This is a short introduction written by the writer and cultural historian Chris Freemantle .
‘What If?’ on-line exhibition explores our environmental arts curating from 2010 to 2020
‘Gert Biesta proposes that we need to be ‘in the world, without occupying the centre of the world’ (2017 3).
Helen Mayer Harrison and Newton Harrison (the Harrisons) regularly use maps putting somewhere (originally San Diego, but since then most of the places where they have worked) at the centre of a world.
Putting a place at the centre of a world opens up thinking at the domestic, settlement, national, continental and global scales. It invites considering how the place became what it is now, how it has been different, and what it could be in the future.
Biesta is concerned that the arts are either expected to be useful, or simply valued for their ability to enable us to express ourselves. If the arts are only valued for their usefulness, then if another tool is cheaper it will quickly take over. If the arts are only valued for their expressiveness we can quickly slip into narcissism. Narcissists occupy the centre of the world both for themselves and for those around them. Biesta points out that the world has an integrity of its own, and successfully being the centre can result in destroying that integrity. Equally failure to realise ambitions can destroy us.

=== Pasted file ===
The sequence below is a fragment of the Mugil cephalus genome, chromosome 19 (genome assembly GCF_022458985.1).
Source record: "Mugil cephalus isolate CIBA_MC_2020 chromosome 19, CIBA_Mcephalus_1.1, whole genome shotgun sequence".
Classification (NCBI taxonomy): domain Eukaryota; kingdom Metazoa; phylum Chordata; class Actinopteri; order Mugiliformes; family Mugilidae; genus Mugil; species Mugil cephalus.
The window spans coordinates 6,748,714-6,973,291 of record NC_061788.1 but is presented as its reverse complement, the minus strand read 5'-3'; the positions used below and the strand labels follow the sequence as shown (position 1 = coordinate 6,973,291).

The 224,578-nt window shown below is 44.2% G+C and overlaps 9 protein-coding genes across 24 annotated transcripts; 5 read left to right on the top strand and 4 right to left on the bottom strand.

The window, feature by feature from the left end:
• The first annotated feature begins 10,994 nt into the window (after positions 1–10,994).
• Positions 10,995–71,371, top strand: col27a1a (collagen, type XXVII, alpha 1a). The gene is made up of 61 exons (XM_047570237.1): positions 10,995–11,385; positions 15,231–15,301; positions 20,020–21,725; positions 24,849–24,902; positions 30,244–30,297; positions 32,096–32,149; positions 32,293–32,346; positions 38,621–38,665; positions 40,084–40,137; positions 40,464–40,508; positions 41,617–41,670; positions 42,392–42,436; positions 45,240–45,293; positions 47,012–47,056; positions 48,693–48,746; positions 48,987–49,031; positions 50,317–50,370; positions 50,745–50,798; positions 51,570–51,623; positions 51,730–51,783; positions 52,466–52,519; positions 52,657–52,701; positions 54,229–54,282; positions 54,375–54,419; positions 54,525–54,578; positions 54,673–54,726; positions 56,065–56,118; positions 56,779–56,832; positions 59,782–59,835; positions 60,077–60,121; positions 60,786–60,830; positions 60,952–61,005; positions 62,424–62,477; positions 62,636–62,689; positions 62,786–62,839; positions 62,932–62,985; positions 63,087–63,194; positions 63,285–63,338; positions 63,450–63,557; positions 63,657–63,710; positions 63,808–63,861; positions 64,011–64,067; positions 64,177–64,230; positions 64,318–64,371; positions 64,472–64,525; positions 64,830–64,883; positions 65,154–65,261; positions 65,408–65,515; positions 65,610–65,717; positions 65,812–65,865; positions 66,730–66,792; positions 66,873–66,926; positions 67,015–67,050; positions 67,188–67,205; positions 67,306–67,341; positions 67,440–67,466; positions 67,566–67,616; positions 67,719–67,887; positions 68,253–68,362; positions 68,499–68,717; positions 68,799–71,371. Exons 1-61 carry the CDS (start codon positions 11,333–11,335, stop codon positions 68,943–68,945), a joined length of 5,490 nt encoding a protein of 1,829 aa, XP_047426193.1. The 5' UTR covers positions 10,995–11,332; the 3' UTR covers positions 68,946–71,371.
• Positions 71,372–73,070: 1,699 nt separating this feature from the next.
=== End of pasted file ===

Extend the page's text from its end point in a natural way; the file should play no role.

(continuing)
Practices which imagine art and ecology as a hybrid have the potential to be in the world without occupying the centre of the world. The key is the focus on relations: between living things, and of living things with their environments. Ecological sciences are one way to understand this. Art is another way to understand, and also to imagine, these relations. Art has always been ‘in the relationship’. As Duchamp said, what is art is always decided both by the artist and also by the spectator – opinions can differ.